which expands to: The general form of all the expansions for the indicated g-level, G, is:
where: G is the indicated acceleration or g-level; K K K K g is the actual acceleration or g input level in g's. Conversion from the individual output frequencies of the two DETFs, F which can be rewritten in the form of equation (7) as:
where: K Similarly, DETF frequency, F
where: K Conversion from the difference frequencies of the two DETFs, F which can be rewritten in the form of equation (7) as:
where: K Those of skill in the art will recognize that the actual input level, g, may be estimated from either F
Ideally,both DETFs are designed such that a is zero in ideal conditions when only axial loadings exist. In other words, the second-order non-linearity terms of the individual DETFs are designed to exactly cancel when subjected to purely axial forces. The coefficients in a practical sensor, however, will not exactly match due to design considerations and manufacturing tolerances. Furthermore, in a practical accelerometer, because one end of each of the DETFs is fixed to a solid support structure while the other moves with the proof mass, the two DETFs experience deformations, including rotations and transverse displacements, not accounted for when the DETFs have been designed to have equal second-order non-linearity values when subjected to purely axial forces. Thus, the second and third order non-linearity values, K Various embodiments of the present invention overcome this lack of composite second-order cancellation by providing positioning of the two DETFs in a practical accelerometer which minimizes or eliminates second-order, K The present invention comprises positioning the ends of the DETFs attached to the proof mass, which are the ends that move, such that second-order non-linearities of the two DETFs will be substantially equal, under the deformations that they actually undergo in use, including rotation and transverse displacement. Thus, the second-order non-linearity will be absent from the difference frequency. The accelerometer of the present invention places the ends of the DETFs such that the second-order terms, a With reference to the general expressions of non-linearity above, the composite second-order term in the difference frequency cancels when the difference in the individual DETF coefficient terms, a FIG. 2 shows a plan view of an accelerometer constructed according to the present invention. FIG. 2 shows a configuration for the case where the two DETFs is zero, or approximately zero, is accomplished by having the moving ends of both DETFs Positioning DETFs According to the embodiment of the invention shown in FIG. 2, side loading is minimized and good bandwidth is maintained. For example, DETFs Furthermore, the configuration of FIG. 2 limits unit size and cost while improving performance. The performance improvements and reduced sensitivity to thermal effects and external stresses provided by the present invention reduce sensitivity to manufacturing processes. Thus, lower cost for comparable performance is achieved in a comparable unit size. The embodiment of FIG. 2 was achieved using the method according to the present invention. The embodiment of FIG. 2 was achieved using an iterative approach to determining the preferred spacing between DETFs FIG. 3 is an illustration of DETF In many practical applications the two DETFs are designed to differ in physical form to maximize performance including, for example, avoiding undesirable interactions between the two DETFs when the frequency outputs of the two DETFs cross during transition from positive to negative input. The cancellation of second-order effects can also be accomplished for DETFs that differ in form. The cancellation requires positioning the ends at different, but definite, distances from the sensor hinge axis. Each DETF is located at a distance which is a definite multiple of the length of that DETF. FIG. 3 shows a configuration for the case where first DETF is zero, or approximately zero, is accomplished by having the moving end of first DETF The embodiment of FIG. 3 may utilize DETFs according to co-pending U.S. patent application Ser. No. 08/651,927 filed May 21, 1996, incorporated herein by reference, which is similarly assigned to the assignee of the present patent application. Optionally, the DETFs may be constructed using any of the designs known to those of skill in the art. Additional embodiments of the present invention in the form of FIG. 3 are detailed in Table 2 including positioning of the two DETFs relative to hinge axis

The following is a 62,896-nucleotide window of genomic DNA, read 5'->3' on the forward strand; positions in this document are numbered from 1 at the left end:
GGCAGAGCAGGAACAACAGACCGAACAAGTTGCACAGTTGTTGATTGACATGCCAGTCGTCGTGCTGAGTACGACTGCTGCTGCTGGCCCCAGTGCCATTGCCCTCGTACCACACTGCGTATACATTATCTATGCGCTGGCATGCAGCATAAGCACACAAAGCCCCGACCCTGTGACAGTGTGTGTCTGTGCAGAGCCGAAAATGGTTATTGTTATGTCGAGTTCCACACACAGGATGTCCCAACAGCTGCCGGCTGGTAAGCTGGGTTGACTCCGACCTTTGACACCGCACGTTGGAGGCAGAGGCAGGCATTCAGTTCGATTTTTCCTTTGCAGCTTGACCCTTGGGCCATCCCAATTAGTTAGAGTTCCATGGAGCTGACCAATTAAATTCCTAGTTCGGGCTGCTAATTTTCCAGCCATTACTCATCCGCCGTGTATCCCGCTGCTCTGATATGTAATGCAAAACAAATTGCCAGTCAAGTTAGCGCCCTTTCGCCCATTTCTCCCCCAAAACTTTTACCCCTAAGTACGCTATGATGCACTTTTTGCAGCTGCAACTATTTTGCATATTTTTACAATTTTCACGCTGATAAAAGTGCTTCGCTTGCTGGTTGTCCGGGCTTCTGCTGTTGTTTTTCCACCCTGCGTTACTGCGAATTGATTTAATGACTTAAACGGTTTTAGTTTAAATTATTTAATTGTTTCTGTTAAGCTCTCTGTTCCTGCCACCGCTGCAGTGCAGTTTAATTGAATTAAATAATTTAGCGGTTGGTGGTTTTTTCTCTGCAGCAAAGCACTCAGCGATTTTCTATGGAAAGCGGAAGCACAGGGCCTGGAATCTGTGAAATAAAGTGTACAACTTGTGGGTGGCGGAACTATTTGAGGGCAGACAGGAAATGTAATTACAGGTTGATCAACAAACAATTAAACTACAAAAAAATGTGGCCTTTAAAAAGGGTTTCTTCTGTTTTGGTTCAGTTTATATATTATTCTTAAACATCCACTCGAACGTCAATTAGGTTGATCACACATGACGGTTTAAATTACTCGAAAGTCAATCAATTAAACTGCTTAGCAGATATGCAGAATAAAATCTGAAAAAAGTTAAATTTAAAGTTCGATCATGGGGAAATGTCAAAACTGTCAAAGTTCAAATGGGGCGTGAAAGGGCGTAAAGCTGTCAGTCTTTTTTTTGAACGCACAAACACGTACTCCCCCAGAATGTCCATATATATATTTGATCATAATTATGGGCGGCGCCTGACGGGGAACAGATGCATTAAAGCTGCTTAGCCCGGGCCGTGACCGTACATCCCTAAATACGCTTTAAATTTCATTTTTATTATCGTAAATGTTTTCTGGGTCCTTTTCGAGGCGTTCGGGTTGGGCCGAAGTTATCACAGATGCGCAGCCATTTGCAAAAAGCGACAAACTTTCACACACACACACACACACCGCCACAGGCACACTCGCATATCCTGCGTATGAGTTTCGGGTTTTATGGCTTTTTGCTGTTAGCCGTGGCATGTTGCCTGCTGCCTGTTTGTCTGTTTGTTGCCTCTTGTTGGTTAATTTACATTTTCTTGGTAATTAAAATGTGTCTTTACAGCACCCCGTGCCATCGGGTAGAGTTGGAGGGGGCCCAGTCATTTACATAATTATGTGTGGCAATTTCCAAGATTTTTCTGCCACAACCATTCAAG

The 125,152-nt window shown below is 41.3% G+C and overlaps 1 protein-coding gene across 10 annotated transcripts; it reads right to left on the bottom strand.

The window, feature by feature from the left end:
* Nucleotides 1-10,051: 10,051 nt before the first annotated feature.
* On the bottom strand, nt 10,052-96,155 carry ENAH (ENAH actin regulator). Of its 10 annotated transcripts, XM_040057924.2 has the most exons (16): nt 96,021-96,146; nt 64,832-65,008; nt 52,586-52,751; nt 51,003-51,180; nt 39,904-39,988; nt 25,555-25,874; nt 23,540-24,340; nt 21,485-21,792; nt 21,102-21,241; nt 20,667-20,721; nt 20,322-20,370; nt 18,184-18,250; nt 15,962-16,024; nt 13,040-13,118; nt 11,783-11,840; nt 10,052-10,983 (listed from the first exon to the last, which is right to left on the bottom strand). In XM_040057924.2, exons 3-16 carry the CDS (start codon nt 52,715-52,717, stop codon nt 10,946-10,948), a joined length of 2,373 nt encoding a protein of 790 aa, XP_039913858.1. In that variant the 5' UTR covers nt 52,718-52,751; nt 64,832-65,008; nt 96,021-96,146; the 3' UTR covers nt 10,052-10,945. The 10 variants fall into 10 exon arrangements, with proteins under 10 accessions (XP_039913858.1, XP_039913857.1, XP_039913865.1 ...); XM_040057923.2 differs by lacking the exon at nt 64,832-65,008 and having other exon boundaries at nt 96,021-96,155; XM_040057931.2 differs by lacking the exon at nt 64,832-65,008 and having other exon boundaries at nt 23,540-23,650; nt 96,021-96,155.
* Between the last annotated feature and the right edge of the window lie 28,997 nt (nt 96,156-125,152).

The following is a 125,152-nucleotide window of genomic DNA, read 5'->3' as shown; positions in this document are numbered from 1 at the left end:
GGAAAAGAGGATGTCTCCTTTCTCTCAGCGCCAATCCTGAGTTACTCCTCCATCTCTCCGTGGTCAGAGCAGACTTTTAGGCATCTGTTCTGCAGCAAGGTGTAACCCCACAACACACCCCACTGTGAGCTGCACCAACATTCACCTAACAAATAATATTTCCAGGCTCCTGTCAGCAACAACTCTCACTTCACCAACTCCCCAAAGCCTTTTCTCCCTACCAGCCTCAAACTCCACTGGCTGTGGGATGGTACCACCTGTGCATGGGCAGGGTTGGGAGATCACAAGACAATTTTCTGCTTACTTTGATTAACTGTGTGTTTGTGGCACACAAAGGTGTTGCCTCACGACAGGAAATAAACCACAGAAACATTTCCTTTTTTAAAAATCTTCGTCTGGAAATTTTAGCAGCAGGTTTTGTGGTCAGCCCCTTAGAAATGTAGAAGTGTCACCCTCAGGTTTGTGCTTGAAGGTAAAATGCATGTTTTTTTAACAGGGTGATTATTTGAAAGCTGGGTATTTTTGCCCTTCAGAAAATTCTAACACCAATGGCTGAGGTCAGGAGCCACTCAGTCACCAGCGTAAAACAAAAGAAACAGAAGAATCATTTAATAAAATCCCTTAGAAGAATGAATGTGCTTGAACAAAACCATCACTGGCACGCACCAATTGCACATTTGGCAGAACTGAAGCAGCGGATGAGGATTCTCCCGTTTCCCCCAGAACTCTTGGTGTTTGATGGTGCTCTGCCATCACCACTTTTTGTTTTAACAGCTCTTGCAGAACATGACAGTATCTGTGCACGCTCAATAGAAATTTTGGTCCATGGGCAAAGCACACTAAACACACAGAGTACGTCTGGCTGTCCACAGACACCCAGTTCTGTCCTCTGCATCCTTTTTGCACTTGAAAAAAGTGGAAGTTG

FIG. 4 is a flow chart representation describing the iterative method used to achieve the physical embodiments shown in FIGS. 2 and 3. One method for implementing the present invention is through the sequence of calculations outlined below, which are greatly simplified by the fact that none of the finite element model changes made in the course of the calculations cause a significant change in the accelerometer scale factor, where scale factor, K First step Second step Third step Fourth step Fifth step Sixth step Seventh step Eighth step Those of skill in the art will realize that the optimal design from the standpoint of K Another embodiment of the present invention is shown in FIG. Another embodiment of the present invention is shown in FIG. Another embodiment of the present invention is shown in FIG. The tines of DETFs are formed in the silicon wafer by an etching process well known to those of skill in the art. The tines of DETFs are typically formed in the silicon wafer by masking the wafer with a mask having the desired tine shape and coating the exposed areas of the wafer with a substance which is impervious to silicon-etching chemicals. The mask is removed and the wafer is exposed to a silicon-etching chemical whereby the wafer material around the DETF tines is dissolved thus forming the tines in the silicon wafer. The wafer may be repeatedly exposed to the masking and etching process using different shaped masks designed to progressively reveal a tine having the desired shape and the desired degree of detail. FIG. 8 is a detailed plan view of a double-ended tuning fork device according to an embodiment of the present invention. The structure of FIG. 7 including DETFs Preferred embodiments of the invention have been described. Variations and modifications will be readily apparent to those of skill in the art. For this reason the invention is to be interpreted in light of the claims. Patent Citations